Hamilton Island Golf Club
The final big move in the upper half of the listings is made by Kalgoorlie Golf Course in the outback town of Kalgoorlie next to Karlkurla National Park (up nineteen to #48), which Graham Marsh designed in 2010. As a mark of appreciation, the left doglegging 18th hole was named “Swampy” to acknowledge the Kalgoorlie-born architect’s efforts in helping to steer the town towards a new era of economic prosperity.
Kalgoorlie Golf Course
All the remaining double-digit advances occur in the bottom half of the chart, starting with the course at Sorrento Golf Club, which rises twenty-one rungs on the ladder to #61. Neil Crafter and Paul Mogford of Golf Strategies have consulted here for a while, drawing up a Concept Master Plan for the course with a focus on developing a unified approach to bunker styling. The company also introduced a new 19th hole in 2019.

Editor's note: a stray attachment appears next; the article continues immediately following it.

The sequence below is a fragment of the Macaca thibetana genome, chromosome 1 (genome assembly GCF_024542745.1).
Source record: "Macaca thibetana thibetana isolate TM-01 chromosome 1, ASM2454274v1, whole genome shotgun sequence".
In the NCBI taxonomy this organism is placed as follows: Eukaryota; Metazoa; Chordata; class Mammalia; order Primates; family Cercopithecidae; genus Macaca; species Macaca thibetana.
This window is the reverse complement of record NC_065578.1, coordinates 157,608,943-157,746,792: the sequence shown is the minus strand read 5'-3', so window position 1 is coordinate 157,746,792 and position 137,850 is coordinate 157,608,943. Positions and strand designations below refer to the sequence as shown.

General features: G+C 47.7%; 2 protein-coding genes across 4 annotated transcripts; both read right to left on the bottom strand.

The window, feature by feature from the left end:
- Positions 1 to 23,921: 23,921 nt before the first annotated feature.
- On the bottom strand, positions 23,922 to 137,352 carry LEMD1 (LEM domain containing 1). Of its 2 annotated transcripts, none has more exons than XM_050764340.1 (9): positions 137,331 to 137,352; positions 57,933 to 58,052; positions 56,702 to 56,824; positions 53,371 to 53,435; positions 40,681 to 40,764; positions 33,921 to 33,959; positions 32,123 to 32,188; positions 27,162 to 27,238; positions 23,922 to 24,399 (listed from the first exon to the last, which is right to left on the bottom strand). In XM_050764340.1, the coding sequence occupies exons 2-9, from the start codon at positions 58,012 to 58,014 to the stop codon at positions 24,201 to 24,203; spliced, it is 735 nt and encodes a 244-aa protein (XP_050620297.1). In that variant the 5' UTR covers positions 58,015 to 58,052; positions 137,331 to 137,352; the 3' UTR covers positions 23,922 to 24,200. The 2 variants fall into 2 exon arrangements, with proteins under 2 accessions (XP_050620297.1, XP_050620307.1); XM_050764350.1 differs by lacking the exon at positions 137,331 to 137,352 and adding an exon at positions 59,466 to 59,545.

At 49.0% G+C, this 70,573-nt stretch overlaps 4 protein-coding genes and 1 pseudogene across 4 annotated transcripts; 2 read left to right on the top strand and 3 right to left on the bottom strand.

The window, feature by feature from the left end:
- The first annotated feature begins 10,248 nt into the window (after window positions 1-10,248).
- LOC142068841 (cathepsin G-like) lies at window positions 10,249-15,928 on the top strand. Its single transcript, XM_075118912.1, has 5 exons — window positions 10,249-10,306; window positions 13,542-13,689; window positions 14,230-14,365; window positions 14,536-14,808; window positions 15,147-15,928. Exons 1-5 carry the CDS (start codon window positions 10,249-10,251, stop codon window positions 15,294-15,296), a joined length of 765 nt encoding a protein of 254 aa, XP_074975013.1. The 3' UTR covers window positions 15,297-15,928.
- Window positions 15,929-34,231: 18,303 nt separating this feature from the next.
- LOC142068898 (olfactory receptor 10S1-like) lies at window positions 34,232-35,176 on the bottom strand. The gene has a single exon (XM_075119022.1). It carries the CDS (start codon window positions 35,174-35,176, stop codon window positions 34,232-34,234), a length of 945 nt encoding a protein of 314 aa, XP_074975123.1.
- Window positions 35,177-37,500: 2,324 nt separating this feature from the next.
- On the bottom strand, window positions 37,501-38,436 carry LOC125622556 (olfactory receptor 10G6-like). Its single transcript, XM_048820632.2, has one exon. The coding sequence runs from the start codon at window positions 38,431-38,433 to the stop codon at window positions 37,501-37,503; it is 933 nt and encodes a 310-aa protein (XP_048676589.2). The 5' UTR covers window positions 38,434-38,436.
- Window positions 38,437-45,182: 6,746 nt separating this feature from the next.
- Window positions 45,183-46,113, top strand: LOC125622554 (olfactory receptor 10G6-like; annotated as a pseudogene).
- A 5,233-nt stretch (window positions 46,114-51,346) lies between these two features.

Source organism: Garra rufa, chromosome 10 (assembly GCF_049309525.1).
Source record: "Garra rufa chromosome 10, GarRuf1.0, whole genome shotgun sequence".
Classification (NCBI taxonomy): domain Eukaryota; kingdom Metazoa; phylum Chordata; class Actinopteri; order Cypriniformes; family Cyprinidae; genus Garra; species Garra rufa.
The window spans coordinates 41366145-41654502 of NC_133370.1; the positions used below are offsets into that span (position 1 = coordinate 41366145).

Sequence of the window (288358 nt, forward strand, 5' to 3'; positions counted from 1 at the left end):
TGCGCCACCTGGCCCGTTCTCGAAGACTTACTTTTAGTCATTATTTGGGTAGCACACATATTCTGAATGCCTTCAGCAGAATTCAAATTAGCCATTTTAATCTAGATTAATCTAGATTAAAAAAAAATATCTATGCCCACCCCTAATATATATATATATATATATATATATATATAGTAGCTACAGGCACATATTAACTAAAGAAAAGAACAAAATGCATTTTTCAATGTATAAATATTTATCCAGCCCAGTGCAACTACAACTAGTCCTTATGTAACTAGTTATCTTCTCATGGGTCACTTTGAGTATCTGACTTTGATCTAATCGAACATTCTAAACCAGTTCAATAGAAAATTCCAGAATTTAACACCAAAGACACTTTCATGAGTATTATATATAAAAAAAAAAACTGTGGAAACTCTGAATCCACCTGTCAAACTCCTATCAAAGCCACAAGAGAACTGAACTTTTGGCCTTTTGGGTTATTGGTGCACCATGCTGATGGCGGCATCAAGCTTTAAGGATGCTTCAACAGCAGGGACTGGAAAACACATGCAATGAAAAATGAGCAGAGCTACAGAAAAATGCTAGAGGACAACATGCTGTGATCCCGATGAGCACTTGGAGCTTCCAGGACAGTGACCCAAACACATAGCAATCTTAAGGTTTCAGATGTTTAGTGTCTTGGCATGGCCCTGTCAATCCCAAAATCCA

Sorrento Golf Club
At #66, up fifteen spots from last time, the 18-hole layout at Cottesloe Golf Club in Perth has now regained most of the ground it lost in the rankings since 2010, when it was listed at No. 65. The club’s course is ninety years old this year, with former club champion Graham Marsh carrying out course improvements a decade ago now. Recent reviewers who thought it was too low in the standings will be pleased to see this latest move in the right direction.
Cottesloe Golf Club